Under the guidance, concentrations that may be suitable for such referrals are deals where the target is (i) a start-up or recent entrant with low turnover but significant competitive potential, or (ii) an important innovator or a company conducting potentially important research, or (iii) an undertaking with access to competitively significant assets (such as e.g. raw materials, infrastructure, data or intellectual property rights), or that provides products or services that are key for other industries. When deciding on whether to accept a referral request, the EC may also take into account whether the purchase price is particularly high in comparison to the target’s revenues. Such high prices have often been the talisman of deals that should trigger concerns.

Practical consequences for deal making

While the new Notice provides some guidelines which the Member States and EC will use to determine whether to make use of the Article 22 referral mechanism for non-notifiable transactions, no legal certainty is provided. And some of the major National Competition Authorities (NCA) in Europe have already indicated their willingness to make broad use of that tool; the French Competition Authority for instance has already referred to the EC, on 9 March 2021, the acquisition by an incumbent of a start-up company developing advanced blood tests.1

In that context, merging parties now face heightened uncertainty. While in some cases it will be clear that the risk of referral is low, in most cases, the parties to a transaction will need to assess from the start the potential competitive impact of their deal, in addition to the current turnover-based analysis. In particular, it would seem that when a target satisfies one of the criteria listed above in relation to transactions that could be suitable for referral, the likelihood of referral will be high, certainly in the digital and pharmaceutical sectors. Another factor to consider is whether third parties may be critical of the transaction, as the guidance encourages all stakeholders to inform the EC about potential candidates for referral.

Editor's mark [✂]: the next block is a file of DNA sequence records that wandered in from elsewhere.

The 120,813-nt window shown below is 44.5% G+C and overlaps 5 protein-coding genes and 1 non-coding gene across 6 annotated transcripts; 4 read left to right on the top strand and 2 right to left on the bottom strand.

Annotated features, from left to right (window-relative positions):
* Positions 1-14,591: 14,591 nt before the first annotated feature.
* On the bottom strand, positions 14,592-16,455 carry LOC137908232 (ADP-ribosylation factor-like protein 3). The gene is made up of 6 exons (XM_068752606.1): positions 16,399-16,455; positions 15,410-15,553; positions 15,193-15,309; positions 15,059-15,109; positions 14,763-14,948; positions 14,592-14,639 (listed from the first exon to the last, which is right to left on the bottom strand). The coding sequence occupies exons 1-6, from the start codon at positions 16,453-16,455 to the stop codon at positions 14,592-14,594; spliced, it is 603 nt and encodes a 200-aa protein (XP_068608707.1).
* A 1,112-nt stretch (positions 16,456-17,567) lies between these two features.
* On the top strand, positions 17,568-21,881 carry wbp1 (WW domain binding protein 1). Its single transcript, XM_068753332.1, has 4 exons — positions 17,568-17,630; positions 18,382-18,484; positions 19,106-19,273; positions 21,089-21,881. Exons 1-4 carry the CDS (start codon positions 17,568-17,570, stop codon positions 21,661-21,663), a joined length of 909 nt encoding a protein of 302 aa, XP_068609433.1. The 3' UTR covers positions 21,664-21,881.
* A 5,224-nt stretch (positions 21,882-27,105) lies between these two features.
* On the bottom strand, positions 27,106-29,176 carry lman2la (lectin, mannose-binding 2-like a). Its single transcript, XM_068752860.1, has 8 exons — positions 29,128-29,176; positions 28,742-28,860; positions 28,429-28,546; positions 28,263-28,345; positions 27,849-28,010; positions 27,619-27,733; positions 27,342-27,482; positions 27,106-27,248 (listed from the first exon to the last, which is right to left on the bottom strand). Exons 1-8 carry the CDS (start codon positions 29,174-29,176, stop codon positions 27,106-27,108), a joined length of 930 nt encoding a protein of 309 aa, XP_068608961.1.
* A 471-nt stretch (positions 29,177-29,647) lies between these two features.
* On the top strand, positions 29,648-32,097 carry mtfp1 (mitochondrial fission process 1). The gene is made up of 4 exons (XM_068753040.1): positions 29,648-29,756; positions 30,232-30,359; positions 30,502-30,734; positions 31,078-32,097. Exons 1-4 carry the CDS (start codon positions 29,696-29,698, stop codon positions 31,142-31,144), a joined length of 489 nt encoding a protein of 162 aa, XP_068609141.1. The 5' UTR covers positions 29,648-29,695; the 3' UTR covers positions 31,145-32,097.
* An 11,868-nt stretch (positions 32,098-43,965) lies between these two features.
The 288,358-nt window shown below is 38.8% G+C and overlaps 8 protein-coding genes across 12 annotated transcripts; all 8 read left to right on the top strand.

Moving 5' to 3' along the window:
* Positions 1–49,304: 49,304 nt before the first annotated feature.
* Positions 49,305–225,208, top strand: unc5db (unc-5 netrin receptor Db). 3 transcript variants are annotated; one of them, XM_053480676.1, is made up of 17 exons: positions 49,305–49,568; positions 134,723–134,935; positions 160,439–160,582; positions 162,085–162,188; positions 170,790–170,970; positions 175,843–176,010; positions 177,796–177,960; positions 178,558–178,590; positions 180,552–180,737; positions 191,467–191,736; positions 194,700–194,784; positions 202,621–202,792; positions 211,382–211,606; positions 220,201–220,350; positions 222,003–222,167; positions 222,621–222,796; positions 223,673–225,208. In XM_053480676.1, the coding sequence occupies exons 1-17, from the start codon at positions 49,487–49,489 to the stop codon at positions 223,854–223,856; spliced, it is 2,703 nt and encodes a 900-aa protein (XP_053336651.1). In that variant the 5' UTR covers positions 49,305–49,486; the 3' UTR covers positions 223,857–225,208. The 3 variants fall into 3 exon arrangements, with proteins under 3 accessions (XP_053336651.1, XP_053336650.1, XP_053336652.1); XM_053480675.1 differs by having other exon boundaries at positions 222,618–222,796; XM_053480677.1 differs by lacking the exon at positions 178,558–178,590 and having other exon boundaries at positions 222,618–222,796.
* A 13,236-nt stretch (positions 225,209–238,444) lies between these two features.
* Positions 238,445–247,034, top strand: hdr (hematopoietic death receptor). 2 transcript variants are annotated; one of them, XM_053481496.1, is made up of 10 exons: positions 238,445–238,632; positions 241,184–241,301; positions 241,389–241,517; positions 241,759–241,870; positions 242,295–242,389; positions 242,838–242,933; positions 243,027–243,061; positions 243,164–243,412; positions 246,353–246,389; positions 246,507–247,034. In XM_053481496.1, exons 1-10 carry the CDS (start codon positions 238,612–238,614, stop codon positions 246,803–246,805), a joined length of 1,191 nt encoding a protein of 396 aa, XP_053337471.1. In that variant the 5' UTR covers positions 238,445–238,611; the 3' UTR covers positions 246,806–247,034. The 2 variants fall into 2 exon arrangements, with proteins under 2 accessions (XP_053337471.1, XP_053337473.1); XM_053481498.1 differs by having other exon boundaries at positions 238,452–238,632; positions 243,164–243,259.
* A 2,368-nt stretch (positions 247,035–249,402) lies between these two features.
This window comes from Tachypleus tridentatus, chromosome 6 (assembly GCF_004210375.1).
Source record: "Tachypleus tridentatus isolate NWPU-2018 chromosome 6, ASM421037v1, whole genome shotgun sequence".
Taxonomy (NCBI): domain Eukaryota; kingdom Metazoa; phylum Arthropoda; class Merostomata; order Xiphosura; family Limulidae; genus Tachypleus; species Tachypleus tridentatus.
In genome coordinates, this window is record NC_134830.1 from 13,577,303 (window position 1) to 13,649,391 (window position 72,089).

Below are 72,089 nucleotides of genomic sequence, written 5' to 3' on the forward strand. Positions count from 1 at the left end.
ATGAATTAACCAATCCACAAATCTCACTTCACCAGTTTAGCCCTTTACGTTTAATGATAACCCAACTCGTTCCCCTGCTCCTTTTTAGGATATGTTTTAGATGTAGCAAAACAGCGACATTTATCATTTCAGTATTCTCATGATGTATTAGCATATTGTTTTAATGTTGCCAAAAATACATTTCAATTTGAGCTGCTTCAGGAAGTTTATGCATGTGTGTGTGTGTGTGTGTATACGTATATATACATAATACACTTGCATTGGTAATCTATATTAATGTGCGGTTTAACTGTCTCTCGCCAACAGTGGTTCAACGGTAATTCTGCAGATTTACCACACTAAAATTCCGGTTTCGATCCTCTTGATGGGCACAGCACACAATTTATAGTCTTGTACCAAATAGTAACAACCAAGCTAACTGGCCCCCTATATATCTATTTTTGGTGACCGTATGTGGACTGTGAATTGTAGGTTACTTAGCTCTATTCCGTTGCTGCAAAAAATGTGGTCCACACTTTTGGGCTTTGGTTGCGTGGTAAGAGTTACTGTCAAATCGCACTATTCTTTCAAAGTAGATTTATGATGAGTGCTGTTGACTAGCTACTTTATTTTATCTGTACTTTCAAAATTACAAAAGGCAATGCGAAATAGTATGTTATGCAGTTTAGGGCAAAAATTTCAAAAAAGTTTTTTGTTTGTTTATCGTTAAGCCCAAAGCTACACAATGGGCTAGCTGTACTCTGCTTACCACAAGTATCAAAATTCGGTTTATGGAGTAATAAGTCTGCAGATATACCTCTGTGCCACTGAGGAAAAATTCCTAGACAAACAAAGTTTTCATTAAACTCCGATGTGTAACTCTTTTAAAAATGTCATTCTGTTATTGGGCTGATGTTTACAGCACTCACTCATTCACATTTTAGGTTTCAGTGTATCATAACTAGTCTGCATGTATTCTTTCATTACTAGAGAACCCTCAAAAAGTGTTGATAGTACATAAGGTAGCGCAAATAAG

Recognizing the uncertainty, the guidelines provide that companies can consult the EC about particular acquisitions. However, parties to a transaction will need to make a strategic decision whether to approach the authorities pro-actively, and so stimulate the risk of their deal being referred to the EC, or wait – with the risk that the EC becomes involved at a later stage, potentially after the transaction has closed.

Importantly, the fact that a deal has completed is no bar to use of the Article 22 referral mechanism. Referral requests can be made within 15 working days after a transaction becomes known to them, regardless of whether or not the deal has been implemented. While the guidelines suggest that the EC will not accept referral requests made more than six months after closing, and DG Competition’s Director General Olivier Guersent recently confirmed that the EC does not intend to revisit mergers ex post indefinitely, this will obviously constitute another element of uncertainty for deal-makers. 

Another complicating factor is that the guidance does not provide for any coordination mechanism in relation to parallel reviews by a Member State under domestic powers, and by the EC on the basis of a referral request by another Member State. This may lead to contradictory outcomes within the EU. The guidance recognizes this issue, as it notes that a deal notified in a Member State that did not request or did not join a referral may constitute a factor against the EC reviewing the transaction, but it does not formally preclude the EC from doing so.  

It remains to be seen how practice will develop but companies acquiring certain types of targets, in particular in the digital and pharmaceutical sector, will need to carefully consider the impact of an Article 22 EUMR referral on the transaction structure, timetable and deal communication.


1) This referral is currently facing an emergency suspension procedure before the French administrative Supreme Court, after being challenged by the parties to the transaction.